Maps have always had an impact on reality and shaping the future—and still do. Columbus’ new world quest was influenced by the maps of medieval Jewish cartographers, Abraham and Yehuda Cresques. Their “Catalan Atlas” also put Islam on the world map in a new way by depicting Mecca as a marvelous city of Muslim piety.
In today’s GPS era, technology has shrunk the globe to fit in the palm of your hand—but alas accuracy is still not guaranteed—not when it comes to Israel. It shouldn’t come as a shock that 96% of Palestinian textbooks omit any map of their Jewish neighbor or that Arab nations who still don’t recognize the Jewish state are reluctant to even list it among the nations of the world. But here’s a sampler of disturbing incidents in western democracies. A few years ago, British BMI Airlines omitted the Jewish state from an in-flight map of their London-Tel Aviv flight. The alumni magazine of The London School of Economics forgot to include it. German car giants, BMW and Mercedes, also left out Israel. BMI and BMW eventually apologized—but not Mercedes.
Now, the important US publisher, Scholastic, has apologized and corrected a children’s book in its Geronimo Stilton series that included a Mideast map omitting Israel.
Even the cartographers from our State Department got creative when, on the eve of President Obama’s visit this year, they posted a map of the Holy Land seemingly placing Jerusalem as part of the West Bank.
How to account for the geographical amnesia that removes Jerusalem from Israel and omits Israel from the Mideast?
While some incidents may have been an accidental slip of the mapmaker’s pen due to Israel’s tiny geographical footprint, many omissions reflect campaigns in the real world to delegitimize Israel.
In academic circles, there are those who describe Israel as an illegitimate offspring of colonial powers in the wake of World War II. Many of these same intellectuals see Israel as a colossal historic mistake and depict the Jewish state itself as a colonial occupying power.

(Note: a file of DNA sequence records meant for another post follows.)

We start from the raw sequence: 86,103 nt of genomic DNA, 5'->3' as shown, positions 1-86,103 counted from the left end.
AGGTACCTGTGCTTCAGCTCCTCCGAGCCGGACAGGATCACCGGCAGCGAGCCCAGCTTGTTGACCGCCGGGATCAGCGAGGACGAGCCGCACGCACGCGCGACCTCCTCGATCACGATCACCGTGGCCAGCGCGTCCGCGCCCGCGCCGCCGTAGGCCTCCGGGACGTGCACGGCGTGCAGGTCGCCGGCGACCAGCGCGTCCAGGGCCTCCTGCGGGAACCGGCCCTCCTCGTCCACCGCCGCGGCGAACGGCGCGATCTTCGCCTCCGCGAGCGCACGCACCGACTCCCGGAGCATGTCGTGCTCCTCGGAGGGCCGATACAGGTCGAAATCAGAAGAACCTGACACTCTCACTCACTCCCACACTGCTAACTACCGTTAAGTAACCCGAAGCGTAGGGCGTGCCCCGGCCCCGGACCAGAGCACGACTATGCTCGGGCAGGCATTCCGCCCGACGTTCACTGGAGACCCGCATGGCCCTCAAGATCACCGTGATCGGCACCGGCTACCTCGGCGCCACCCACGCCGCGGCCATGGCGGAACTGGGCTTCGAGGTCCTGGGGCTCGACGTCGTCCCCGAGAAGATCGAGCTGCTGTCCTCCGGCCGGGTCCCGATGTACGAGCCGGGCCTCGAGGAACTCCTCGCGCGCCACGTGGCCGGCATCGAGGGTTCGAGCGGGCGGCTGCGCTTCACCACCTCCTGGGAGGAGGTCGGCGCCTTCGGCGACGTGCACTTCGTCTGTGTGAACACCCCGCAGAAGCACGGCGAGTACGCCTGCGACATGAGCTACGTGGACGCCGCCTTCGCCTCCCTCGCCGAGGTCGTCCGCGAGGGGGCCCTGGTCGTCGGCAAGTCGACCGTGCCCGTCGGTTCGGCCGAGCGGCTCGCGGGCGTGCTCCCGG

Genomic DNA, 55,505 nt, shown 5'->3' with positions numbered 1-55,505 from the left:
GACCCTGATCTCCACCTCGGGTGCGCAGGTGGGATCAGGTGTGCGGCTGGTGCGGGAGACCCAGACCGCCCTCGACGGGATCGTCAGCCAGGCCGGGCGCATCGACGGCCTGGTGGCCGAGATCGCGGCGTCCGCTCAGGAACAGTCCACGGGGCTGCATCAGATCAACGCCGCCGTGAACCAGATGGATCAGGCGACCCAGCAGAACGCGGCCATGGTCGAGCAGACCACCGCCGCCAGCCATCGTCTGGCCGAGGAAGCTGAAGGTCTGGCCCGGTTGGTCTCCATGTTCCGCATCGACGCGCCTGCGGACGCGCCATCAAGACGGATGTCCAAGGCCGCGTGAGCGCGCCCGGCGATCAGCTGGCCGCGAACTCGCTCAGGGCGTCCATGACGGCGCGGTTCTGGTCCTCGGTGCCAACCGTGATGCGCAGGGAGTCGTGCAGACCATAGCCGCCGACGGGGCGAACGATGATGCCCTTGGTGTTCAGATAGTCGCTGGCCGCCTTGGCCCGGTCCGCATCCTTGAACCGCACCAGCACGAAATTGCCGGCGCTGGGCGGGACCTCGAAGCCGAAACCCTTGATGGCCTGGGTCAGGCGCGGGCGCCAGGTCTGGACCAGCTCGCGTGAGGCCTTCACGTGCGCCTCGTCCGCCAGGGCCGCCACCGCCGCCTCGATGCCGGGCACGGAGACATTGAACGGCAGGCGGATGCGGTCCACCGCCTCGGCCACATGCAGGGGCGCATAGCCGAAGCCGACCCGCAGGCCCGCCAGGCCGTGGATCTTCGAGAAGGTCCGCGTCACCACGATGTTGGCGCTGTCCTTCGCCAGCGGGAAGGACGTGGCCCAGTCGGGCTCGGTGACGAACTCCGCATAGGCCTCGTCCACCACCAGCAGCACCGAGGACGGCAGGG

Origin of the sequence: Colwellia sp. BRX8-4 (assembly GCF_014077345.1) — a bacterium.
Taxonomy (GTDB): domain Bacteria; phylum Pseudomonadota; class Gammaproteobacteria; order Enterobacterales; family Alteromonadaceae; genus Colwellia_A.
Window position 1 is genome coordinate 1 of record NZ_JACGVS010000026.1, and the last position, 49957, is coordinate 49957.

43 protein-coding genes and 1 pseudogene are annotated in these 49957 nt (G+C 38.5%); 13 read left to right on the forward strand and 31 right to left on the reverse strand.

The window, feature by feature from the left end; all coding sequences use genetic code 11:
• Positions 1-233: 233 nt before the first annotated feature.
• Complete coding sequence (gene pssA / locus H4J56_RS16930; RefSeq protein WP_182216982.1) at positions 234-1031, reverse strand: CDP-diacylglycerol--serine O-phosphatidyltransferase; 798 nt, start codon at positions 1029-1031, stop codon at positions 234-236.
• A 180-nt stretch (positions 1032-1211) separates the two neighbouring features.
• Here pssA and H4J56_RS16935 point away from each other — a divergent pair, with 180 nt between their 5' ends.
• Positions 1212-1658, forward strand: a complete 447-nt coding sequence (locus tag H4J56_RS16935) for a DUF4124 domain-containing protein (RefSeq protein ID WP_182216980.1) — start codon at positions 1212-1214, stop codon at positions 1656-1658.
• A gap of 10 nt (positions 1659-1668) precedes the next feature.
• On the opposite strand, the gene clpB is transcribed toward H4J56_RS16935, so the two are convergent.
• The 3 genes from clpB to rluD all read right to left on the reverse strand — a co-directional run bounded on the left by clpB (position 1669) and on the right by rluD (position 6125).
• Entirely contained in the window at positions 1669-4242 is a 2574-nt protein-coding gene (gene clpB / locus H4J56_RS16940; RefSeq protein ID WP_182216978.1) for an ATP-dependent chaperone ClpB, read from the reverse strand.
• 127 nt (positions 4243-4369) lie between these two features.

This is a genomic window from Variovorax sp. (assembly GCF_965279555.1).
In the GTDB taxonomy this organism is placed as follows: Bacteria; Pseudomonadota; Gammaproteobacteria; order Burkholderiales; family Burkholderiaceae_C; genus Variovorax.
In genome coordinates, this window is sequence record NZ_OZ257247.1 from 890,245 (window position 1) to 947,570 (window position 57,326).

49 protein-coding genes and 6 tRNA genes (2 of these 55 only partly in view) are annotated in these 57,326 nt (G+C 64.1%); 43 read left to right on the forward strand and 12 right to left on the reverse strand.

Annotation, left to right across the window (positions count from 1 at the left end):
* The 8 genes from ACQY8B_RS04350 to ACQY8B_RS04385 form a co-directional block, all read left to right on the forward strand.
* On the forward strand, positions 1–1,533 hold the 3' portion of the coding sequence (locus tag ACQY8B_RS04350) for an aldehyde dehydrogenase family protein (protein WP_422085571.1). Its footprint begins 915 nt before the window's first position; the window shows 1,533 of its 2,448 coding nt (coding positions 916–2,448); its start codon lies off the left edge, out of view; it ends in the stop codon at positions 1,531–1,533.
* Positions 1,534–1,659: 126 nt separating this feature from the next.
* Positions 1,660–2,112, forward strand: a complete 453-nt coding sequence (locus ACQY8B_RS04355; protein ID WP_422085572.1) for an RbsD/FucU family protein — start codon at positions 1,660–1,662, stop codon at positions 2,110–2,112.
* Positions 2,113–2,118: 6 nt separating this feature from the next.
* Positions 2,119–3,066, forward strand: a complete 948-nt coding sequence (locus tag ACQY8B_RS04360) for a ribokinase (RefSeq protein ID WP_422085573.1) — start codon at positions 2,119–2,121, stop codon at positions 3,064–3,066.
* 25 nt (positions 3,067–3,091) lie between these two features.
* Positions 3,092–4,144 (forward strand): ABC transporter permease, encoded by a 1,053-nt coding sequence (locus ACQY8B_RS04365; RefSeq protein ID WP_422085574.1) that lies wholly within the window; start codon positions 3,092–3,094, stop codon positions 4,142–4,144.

Christian Churches on both sides of the Atlantic, including traditionally pro-Israel Evangelicals, are being targeted by Palestinians and their supporters who invoke the theologically and politically charged Palestine Kairos Document. It says in effect that Christian support of Zionism and Israel is a theological sin because Judaism has been “superseded.”
And then there is the high-profile Boycott/Divestment/Sanctions (BDS) Movement that poisons the well against the Jewish state among trade unionists and high-profile cultural and entertainment figures.
Ostensibly, BDS just wants to end “Israeli occupation”—and Palestinian humiliation. In fact, its true vision is a zero sum game in which a Palestinian state supplants the Jewish one—not joining it as a peaceful neighbor. As Omar Barghouti, the mastermind of the highly influential, Palestinian Campaign for the Academic and Cultural Boycott of Israel (PACBI), has said: “If the refugees were to return, you would not have a two state solution, you’d have a Palestine next to a Palestine. . . . If you don’t leash the mad dog, it will bite everyone.”
Barghouti was born in Qatar, grew up in Egypt, and later moved to Ramallah as an adult after receiving a Master’s degree in engineering from Columbia University. He then exploited academic freedom offered by Tel Aviv University to pursue an advanced degree while comparing Israelis to “mad dogs.” He views all Israeli academics as members of an “occupation reserve army” who should be boycotted en masse, not just as individuals.
There is also disturbing evidence that the BDS Movement’s animus extends beyond border issues to anything associated with the Jewish people and its traditions. Three dozen British celebrities, including actress Emma Thompson, followed by 2012 protest demonstrations, tried unsuccessfully to force a cancellation at London’s Old Globe Theater of a Hebrew language performance of Shakespeare’s The Merchant of Venice by Israel’s Habima Theater—allegedly because “Habima has a shameful record of involvement with illegal Israeli settlements in Occupied Palestinian Territory.” Of course, the protestors had no difficulty, despite brutal Chinese repression in Tibet, accepting an official performance of Richard III in Mandarin. Around the same time, “Beethovians for Boycotting Israel” sang their own version of the Ode to Joy repeatedly during a concert by the Israeli Philharmonic at London’s Royal Albert Hall.
There is a certain hateful logic in the refusal of BDS supporter, African American novelist Alice Walker, to have her Pulitzer Prize-winning novel, The Color Purple, translated into Hebrew.
We shouldn’t be shocked by “accidental behavior” by corporations as well as governments and politicians to color Israel or its capital invisible. But friends of peace—not just Jews—must draw the line at Israel denial—successor to Holocaust denial—and protest every insidious attempt to create a new Judenrein geography of hate in the Holy land.